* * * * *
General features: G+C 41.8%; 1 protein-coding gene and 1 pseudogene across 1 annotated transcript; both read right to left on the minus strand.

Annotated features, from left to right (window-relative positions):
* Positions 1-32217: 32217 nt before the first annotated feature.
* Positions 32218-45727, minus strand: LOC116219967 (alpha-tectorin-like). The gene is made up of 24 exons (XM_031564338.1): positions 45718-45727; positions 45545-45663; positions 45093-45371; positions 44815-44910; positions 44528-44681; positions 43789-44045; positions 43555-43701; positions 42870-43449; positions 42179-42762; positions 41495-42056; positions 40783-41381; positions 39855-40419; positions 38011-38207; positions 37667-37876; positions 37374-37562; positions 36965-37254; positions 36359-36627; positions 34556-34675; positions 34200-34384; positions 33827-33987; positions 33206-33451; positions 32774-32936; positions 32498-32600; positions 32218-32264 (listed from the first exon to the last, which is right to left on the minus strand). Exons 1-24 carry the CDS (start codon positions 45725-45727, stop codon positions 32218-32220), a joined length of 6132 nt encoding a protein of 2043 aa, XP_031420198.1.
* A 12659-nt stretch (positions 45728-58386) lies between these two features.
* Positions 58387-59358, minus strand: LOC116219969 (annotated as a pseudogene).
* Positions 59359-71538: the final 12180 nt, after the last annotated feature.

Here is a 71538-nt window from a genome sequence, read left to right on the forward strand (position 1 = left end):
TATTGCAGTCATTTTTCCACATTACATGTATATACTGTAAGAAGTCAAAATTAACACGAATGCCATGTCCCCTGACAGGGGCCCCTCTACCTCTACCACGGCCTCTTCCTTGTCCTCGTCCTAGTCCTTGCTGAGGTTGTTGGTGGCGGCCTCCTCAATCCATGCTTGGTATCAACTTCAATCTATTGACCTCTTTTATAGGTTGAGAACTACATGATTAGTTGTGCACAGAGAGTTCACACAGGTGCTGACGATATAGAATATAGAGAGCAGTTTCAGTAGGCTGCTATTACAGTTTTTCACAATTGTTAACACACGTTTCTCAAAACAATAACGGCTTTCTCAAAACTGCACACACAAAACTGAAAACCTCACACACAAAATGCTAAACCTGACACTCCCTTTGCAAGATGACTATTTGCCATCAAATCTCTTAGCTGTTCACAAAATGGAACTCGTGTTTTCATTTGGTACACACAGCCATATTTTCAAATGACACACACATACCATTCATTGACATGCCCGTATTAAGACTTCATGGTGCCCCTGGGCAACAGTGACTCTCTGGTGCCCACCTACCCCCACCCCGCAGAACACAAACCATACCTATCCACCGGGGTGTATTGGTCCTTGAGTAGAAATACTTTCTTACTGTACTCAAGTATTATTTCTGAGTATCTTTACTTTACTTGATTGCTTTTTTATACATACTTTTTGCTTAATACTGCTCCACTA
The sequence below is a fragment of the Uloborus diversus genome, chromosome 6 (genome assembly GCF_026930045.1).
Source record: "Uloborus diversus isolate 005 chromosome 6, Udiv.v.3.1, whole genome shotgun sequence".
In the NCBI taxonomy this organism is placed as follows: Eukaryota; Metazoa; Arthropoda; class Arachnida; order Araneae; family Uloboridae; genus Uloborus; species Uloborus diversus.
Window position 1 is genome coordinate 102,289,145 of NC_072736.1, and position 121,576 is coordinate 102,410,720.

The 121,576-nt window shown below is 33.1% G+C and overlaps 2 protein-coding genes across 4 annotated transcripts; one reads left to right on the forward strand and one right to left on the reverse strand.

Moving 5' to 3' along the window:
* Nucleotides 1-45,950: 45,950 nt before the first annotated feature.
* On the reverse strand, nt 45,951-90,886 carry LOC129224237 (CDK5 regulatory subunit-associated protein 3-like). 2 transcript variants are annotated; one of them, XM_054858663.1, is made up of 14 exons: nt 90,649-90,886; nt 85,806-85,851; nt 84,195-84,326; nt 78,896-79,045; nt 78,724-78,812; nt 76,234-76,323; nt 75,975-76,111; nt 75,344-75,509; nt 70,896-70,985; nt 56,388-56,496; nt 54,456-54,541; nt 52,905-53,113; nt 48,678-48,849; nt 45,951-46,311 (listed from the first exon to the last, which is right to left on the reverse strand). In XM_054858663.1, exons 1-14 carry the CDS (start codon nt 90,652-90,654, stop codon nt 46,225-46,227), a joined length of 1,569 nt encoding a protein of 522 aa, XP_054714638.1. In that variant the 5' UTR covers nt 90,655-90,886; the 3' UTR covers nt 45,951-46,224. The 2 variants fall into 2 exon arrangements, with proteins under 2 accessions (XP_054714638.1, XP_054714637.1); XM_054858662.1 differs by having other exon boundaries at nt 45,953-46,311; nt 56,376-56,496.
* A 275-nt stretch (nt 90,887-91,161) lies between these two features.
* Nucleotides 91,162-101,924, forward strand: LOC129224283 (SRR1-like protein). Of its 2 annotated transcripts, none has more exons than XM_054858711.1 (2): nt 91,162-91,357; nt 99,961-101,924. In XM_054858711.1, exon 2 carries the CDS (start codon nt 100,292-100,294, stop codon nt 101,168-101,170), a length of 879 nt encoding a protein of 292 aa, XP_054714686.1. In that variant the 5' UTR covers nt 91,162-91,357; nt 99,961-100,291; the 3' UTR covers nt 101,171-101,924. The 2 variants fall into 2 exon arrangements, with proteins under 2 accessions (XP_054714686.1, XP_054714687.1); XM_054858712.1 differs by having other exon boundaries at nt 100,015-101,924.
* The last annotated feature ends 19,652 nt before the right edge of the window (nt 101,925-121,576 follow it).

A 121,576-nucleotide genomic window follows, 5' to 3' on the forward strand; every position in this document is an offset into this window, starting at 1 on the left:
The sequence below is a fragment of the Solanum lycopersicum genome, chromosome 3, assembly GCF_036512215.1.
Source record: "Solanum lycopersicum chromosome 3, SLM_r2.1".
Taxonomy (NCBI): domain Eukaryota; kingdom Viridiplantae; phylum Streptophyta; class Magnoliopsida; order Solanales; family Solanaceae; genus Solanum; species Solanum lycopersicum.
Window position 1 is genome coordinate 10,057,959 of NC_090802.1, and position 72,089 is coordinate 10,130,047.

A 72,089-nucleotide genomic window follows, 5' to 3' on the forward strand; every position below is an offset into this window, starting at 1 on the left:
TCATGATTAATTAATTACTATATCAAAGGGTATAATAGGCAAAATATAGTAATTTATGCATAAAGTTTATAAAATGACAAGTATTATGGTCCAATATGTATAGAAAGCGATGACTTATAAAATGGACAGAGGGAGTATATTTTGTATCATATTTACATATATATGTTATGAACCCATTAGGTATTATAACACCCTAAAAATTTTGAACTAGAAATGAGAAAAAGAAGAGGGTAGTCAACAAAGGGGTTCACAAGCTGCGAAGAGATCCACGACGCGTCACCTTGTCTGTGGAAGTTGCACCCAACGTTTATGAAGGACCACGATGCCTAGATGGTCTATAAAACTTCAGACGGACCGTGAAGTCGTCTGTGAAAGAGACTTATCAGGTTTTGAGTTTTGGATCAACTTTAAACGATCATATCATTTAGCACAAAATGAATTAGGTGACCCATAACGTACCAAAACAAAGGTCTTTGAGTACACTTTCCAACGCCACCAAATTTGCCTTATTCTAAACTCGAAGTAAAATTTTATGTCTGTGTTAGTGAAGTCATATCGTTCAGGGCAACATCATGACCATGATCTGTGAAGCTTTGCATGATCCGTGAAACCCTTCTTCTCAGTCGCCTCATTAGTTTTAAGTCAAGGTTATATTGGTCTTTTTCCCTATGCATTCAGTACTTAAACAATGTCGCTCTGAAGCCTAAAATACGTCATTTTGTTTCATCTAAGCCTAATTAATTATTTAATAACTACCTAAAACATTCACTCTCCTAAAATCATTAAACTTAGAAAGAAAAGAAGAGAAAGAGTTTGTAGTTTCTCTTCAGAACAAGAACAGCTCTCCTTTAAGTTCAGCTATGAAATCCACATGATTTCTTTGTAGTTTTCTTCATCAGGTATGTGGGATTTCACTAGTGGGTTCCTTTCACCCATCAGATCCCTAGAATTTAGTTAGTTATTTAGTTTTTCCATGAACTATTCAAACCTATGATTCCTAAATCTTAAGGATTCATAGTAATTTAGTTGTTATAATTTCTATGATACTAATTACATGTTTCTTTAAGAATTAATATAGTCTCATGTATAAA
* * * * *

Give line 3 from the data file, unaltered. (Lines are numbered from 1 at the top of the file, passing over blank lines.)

* Positions 1-32217: 32217 nt before the first annotated feature.